Conformism dressed up as radical edginess

In 2010, liberal campaigners convinced themselves that their everyday prejudices were daring political positions.

Rob Lyons
Columnist

Share
Topics Politics

‘Singers aren’t supposed to have dairy before a show, but we all know I’m a rule breaker. Pizza is just so good!’ When Canadian singing sensation Justin Bieber tried to suggest he was a crazy, convention-defying radical, he was (quite rightly) derided for being about as dangerous as cotton wool. But in 2010, the trend for liberals to spout conformist nonsense as if it represented a threat to the entire established order became almost as ubiquitous as Justin himself.

This trend was most noticeable around the supposed ‘taboo’ about discussing population control. In March, the US liberal-left magazine Mother Jones ran a piece headlined: ‘The Last Taboo: what unites the Vatican, lefties, conservatives, environmentalists, and scientists in a conspiracy of silence? Population.’ A year earlier, green activist John Feeney had written a piece for the BBC News website, stating: ‘It’s the great taboo of environmentalism: the size and growth of the human population. It has a profound impact on all life on Earth, yet for decades it has been conspicuously absent from public debate.’

Last year, the grand old man of BBC natural history, David Attenborough, declared his support for the Optimum Population Trust, leading the OPT’s head to announce that Attenborough had broken an ‘absurd taboo’. Two years before that, the Guardian’s Madeleine Bunting declared: ‘It’s the one issue no environmentalist organisation wants to talk about. Population.’

In truth, as Brendan O’Neill noted earlier this year: ‘The acceptance of overpopulation is now so widespread, so uncritical, such a casual dinner-party prejudice as well as an organising principle of radical activism and global institutions, that the Guardian could recently publish an article about a new campaign allowing wealthy Westerners to offset their carbon emissions by funding population control in the Third World and illustrate it with a photograph of 12 little black babies – and nobody batted an eyelid. No one. Except spiked.’

If liberals aren’t pushing the boundaries around population (if only in their own minds), they are fantasising about being locked up for treason. The reaction to the engagement of Prince William and Kate Middleton has been one of eye-rolling disinterest. Guardian columnist Tanya Gold declared: ‘I am going to be tried for saying this, but a royal wedding will make idiots of us Brits.’ On that basis, half the British media will be in the dock with Gold, all desperate to be indicted for being able to see through the whole charade in order to prove, as Frank Furedi points out, their superiority to the Wills’n’Kate-loving, souvenir-buying masses.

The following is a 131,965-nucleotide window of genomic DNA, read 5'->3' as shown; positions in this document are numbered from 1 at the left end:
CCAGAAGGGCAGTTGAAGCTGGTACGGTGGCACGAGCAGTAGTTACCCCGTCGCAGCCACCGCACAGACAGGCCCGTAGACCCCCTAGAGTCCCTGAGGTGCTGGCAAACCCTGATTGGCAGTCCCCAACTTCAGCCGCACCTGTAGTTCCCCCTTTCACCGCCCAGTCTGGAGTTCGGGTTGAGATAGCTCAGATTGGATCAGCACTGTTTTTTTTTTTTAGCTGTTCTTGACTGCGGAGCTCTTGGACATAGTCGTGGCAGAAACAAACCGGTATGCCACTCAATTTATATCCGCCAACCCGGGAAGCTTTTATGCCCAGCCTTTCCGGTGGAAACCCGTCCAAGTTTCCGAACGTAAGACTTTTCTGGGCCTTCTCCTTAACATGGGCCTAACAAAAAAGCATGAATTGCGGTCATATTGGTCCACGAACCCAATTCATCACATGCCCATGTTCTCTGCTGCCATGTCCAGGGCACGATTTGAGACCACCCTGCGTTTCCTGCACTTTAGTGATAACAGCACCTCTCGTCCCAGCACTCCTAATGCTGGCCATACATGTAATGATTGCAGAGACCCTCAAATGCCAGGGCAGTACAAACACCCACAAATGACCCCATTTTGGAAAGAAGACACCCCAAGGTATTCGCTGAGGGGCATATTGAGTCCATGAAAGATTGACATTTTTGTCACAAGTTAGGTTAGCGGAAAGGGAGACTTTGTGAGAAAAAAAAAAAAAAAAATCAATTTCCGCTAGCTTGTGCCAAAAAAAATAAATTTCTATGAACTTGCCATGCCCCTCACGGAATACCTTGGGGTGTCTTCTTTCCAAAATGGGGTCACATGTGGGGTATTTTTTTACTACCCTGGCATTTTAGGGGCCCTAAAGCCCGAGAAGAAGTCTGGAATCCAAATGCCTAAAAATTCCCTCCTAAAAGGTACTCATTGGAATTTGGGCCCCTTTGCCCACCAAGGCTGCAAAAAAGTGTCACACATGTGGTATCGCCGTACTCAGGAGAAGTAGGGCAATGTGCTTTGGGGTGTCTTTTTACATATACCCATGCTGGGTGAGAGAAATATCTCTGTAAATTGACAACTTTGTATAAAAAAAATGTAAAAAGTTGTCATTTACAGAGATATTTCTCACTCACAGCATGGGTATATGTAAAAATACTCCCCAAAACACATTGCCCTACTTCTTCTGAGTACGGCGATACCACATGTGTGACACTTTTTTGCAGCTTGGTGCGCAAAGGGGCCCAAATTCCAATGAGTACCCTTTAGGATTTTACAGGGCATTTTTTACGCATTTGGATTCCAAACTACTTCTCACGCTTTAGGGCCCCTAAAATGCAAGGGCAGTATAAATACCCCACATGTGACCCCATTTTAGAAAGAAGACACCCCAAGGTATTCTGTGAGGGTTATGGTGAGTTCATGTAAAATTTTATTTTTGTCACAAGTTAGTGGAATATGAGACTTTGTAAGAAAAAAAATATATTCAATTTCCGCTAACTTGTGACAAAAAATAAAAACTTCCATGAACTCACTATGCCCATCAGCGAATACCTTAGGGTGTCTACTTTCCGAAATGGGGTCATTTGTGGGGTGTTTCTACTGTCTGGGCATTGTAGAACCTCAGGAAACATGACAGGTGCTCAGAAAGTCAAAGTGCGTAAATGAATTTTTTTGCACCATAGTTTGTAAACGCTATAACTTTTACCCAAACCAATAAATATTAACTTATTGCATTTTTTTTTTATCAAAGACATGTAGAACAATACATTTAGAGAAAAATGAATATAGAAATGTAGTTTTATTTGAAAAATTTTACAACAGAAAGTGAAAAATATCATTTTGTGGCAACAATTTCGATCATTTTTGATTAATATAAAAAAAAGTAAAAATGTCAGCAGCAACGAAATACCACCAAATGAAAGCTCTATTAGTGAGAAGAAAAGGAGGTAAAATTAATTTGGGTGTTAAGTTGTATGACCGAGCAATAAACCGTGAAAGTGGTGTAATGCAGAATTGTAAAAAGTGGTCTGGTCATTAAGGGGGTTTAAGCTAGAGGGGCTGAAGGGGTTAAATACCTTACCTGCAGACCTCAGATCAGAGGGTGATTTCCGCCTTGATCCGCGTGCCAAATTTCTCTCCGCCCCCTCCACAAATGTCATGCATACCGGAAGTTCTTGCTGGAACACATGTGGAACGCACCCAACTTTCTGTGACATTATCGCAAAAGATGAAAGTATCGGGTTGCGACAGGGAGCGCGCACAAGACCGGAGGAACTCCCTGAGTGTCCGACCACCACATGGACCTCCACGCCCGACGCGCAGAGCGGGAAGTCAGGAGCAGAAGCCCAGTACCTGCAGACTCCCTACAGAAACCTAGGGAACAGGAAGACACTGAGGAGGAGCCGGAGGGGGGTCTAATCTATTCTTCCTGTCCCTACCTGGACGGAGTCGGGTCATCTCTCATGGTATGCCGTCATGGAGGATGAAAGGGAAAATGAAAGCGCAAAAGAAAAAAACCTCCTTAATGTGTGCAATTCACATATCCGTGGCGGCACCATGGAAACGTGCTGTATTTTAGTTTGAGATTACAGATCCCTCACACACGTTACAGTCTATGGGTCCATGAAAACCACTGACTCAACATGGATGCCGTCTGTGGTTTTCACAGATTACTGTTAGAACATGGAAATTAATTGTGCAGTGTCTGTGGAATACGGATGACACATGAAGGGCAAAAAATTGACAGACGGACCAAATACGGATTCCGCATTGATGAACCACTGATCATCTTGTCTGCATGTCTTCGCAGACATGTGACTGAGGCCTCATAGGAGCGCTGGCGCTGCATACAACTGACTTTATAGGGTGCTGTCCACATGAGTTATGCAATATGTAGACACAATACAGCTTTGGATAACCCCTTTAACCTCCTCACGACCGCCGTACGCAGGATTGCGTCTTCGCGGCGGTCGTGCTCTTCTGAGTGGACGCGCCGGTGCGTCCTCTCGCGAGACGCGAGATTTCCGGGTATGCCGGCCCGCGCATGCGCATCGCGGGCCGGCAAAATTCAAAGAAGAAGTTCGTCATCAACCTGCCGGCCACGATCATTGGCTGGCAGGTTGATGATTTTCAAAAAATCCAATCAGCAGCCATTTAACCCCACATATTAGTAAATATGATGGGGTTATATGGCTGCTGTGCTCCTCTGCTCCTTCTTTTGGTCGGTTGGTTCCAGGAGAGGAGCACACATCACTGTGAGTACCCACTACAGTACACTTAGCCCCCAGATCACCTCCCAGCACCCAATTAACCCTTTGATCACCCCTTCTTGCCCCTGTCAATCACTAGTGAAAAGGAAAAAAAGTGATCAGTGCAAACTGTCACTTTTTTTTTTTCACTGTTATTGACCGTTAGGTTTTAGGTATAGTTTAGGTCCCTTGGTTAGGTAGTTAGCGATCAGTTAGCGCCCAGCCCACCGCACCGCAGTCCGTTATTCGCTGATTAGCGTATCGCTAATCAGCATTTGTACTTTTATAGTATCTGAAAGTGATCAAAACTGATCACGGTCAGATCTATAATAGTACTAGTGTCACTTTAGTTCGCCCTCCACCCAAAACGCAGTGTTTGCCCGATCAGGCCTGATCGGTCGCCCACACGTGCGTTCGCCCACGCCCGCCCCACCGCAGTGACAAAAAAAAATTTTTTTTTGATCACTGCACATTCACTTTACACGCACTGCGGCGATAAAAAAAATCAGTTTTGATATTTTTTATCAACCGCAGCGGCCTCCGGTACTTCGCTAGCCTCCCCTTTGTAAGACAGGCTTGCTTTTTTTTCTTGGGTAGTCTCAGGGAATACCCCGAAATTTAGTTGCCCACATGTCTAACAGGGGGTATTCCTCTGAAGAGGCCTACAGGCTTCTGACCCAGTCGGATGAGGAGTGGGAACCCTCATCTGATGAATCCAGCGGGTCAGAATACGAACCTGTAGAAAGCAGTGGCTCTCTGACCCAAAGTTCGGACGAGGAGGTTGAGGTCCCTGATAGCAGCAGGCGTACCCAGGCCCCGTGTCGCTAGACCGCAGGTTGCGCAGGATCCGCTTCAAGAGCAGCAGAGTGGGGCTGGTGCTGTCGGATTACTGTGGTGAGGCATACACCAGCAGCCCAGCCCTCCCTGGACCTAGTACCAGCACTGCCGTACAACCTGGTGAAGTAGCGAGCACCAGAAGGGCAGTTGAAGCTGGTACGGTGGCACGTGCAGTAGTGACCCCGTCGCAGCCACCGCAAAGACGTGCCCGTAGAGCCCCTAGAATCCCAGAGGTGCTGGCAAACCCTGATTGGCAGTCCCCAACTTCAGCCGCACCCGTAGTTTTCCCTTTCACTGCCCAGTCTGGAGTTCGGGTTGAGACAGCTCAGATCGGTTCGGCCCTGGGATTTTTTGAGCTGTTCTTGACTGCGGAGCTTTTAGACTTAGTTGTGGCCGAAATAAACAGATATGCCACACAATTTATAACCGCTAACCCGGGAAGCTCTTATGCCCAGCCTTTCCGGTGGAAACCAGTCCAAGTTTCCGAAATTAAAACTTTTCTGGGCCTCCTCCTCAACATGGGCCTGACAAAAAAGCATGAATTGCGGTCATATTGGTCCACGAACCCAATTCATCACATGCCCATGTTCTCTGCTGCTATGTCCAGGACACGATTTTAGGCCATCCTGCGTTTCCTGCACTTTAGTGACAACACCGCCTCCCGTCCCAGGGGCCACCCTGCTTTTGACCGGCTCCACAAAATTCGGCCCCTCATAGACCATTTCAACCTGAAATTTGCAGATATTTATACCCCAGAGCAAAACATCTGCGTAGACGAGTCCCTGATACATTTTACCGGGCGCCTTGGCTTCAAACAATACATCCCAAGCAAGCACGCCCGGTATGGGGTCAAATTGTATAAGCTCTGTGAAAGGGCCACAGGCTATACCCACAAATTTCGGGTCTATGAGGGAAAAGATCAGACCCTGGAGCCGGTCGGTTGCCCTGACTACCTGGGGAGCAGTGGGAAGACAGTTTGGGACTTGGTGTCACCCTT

If next year’s big liberal grump is going to be that April wedding – the moaning about the cost has already started – then the focus of 2010’s moanfest was the visit of Pope Benedict. It turns out that the pope is a Catholic, which doesn’t go down well with those who want to tear religion down.

One of the leading pontiff-icators, Independent columnist Johann Hari, led a clarion call to the nation’s Catholics by patronising the hell out of them: ‘I know that you are overwhelmingly decent people. You are opposed to covering up the rape of children. You are opposed to telling Africans that condoms “increase the problem” of HIV/Aids. You are opposed to labelling gay people “evil”. The vast majority of you, if you witnessed any of these acts, would be disgusted, and speak out. Yet over the next fortnight, many of you will nonetheless turn out to cheer for a pope who has unrepentantly done all these things.’

All of this is based on the assumption that it takes great minds like Hari to tell Catholics that the pope isn’t actually the font of all wisdom. Yet even in Ireland, at the height of the Catholic Church’s influence there, people quietly ignored its teachings on contraception, drinking and anything else that seriously impinged upon life. In Britain in the twenty-first century, when the Catholic Church has next to zero influence, the idea that Catholics need the insights of the commentariat and New Atheists to bring them to their senses is just insulting. Religious people have minds of their own. It’s often the people who spend all their time criticising religion who seem to be the most conformist of all.

True geniuses spend years agonising over the uniqueness of their insights. Only dullards get an idea and then assume that they are the first people to have it. Unfortunately, the liberal media seemed to be full of them in 2010.

Rob Lyons is deputy editor of spiked.

To enquire about republishing spiked’s content, a right to reply or to request a correction, please contact the managing editor, Viv Regan.

Share
Topics Politics

Comments

Want to join the conversation?

Only spiked supporters, who donate regularly to us, can comment on our articles.

Become a spiked supporter
Share